Chicago born and raised, Jana Rush started DJing at the tender age of ten. She started producing just three years later, influenced by DJ Deeon, with whom she released with on Dance Mania in 1996 as “DJ Deeon Presents The Youngest Female DJ”. After taking a break from music, working as a chemical engineer at an oil refinery by day and as a Cat Scan Technologist assistant at night, Rush re-entered the scene in 2016.
Her MPC 7635 EP, released on Objects Ltd. that year, received attention for her mind-bending drum acrobatics. She then kicked off 2017 with her debut album, Pariah, which was lauded as one of the best albums of the year by Resident Advisor, The Wire, Crack Magazine and one of the Best albums of the decade by mixmag.
In 2021 Jana Rush returns with Painful Enlightenment, an intense emotional rollercoaster of disfigured samples, quivering electronics and vagrant percussion. As implied by the title, the album is a document of her own personal growth through struggles with depression and suicidal thoughts, a glimpse into a dark period of her life amid learning the art of letting go. Her debut for Planet Mu is euphonic and uplifting, even blissful, yet equally chilling, and at times a difficult listening experience. Jana says “This album is not a footwork album. It’s more like dark experimental listening music, an opportunity to be myself without judgement!”
The album opens up with the pessimistic “Moanin’”, its gorgeous, blazing sax solo pulled back and forth like it was being played through a possessed tape recorder. Baneful bass pulsates over dozens of maniacal vocal samples on “Suicidal Ideation”, an absolutely mesmerizing collage of beauty and terror with a runtime of nine minutes. Moody guitar plucks cry over an intricate bed of micropercussion and erratic low-end blasts on the title track, one of the more sombre moments of the album. At the halfway mark, the record takes a dark, twisted turn, as “Disorientation” well, disorients, with its thick layers of untraceable alien sounds unfolding and contracting back into themselves. Thick layers of time-stretched textures and bewildering rhythms meet masterfully placed snares on “Intergalactic Battle”, featuring Teklife’s DJ Paypal. On “Drivin’ Me Insane”, Jana and collaborator Nancy Fortune stretch three words back and forth and inside-out over the course of three minutes, using every last gasp and sibilance possible. The album closes with Paypal making his second appearance. “Just a Taste” is an encore featuring many of the fundamental sonics that make up the LP, haunting horns and paranoid voices struggle to speak over fluctuating low-end harmonics.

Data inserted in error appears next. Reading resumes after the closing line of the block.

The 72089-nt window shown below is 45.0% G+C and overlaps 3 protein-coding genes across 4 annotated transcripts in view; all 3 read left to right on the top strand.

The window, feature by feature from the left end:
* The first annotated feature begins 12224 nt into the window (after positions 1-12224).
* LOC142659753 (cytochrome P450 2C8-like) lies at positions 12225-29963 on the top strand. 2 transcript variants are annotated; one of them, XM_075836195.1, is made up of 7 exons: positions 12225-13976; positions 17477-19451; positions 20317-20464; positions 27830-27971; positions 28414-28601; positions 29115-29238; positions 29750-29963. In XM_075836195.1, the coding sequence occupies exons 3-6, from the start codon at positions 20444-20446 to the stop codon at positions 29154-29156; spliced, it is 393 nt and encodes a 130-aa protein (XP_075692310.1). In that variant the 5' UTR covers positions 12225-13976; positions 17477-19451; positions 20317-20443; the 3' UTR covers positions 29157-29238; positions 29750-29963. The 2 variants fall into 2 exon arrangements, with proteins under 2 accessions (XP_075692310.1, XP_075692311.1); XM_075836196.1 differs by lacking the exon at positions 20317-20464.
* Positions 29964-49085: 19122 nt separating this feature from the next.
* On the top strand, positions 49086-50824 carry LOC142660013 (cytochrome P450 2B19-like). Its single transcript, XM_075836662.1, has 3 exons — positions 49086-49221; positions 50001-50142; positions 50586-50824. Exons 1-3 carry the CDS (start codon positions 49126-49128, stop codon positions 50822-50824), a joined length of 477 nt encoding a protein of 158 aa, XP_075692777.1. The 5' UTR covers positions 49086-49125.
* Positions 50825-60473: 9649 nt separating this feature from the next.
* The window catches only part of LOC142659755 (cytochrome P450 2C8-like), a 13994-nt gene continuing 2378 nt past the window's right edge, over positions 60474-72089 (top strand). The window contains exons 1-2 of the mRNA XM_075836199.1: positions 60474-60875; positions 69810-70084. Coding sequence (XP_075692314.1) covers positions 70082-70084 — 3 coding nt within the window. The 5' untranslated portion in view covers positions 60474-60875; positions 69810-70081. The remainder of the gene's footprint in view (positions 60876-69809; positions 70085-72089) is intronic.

An established veteran from the world of ghetto house and juke who cut her teeth on Dance Mania records in the late nineties, Jana has the stripes, so to call her an outsider would be fictitious, yet she is a true unicorn within the history of that realm and becomes more and more alienated from formulas and trends on each new record she creates. Painful Enlightenment is full of dense, intricate abstractions, paired with rapidly moving structures and is unlikely to sound the same twice, as every listen exposes new layers of its vibrant, transcendental details.
Territory: Europe • Asia • Australia → Simon Wojan